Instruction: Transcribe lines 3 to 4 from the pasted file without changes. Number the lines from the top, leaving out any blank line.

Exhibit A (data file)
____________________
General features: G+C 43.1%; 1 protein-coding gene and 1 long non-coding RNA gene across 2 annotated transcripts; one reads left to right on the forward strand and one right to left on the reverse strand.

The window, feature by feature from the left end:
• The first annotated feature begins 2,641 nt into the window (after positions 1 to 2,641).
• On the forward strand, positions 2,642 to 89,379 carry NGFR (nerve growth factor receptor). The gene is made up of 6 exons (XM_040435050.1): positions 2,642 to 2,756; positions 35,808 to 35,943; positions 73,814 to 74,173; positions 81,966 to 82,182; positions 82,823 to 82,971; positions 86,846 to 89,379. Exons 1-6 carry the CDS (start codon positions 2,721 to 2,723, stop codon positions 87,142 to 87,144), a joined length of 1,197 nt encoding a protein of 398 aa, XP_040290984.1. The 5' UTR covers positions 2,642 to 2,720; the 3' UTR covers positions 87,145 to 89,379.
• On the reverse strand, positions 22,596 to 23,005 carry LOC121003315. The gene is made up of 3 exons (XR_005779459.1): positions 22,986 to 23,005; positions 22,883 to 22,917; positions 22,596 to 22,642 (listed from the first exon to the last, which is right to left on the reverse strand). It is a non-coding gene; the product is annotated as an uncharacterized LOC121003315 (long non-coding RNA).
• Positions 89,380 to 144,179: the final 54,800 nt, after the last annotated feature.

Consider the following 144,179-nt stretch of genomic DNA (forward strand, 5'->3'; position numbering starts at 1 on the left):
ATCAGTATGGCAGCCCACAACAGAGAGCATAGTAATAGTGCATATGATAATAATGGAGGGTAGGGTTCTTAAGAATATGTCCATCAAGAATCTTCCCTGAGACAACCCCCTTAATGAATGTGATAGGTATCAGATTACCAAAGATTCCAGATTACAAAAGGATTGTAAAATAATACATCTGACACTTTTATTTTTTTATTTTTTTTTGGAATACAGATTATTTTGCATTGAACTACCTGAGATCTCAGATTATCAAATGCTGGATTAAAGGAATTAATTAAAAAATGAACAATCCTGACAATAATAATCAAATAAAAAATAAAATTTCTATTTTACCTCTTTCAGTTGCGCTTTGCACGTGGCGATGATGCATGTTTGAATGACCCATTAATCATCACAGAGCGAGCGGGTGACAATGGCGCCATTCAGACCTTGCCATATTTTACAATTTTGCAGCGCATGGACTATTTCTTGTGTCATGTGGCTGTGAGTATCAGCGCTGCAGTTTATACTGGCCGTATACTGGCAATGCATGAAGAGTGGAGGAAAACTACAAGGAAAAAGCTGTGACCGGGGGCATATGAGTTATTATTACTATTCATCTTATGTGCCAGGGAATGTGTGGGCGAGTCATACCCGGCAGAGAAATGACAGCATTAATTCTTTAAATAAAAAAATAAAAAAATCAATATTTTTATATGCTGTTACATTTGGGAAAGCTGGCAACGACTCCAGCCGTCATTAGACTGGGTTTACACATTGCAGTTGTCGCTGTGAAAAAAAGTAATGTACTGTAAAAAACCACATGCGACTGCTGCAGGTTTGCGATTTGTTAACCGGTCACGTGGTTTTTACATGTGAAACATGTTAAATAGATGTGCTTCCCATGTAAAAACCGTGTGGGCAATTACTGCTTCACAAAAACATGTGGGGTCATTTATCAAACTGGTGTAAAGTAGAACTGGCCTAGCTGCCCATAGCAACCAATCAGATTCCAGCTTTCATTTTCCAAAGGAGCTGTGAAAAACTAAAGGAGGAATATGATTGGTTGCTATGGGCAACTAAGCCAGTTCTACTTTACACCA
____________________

• The first annotated feature begins 2,641 nt into the window (after positions 1 to 2,641).
• On the forward strand, positions 2,642 to 89,379 carry NGFR (nerve growth factor receptor). The gene is made up of 6 exons (XM_040435050.1): positions 2,642 to 2,756; positions 35,808 to 35,943; positions 73,814 to 74,173; positions 81,966 to 82,182; positions 82,823 to 82,971; positions 86,846 to 89,379. Exons 1-6 carry the CDS (start codon positions 2,721 to 2,723, stop codon positions 87,142 to 87,144), a joined length of 1,197 nt encoding a protein of 398 aa, XP_040290984.1. The 5' UTR covers positions 2,642 to 2,720; the 3' UTR covers positions 87,145 to 89,379.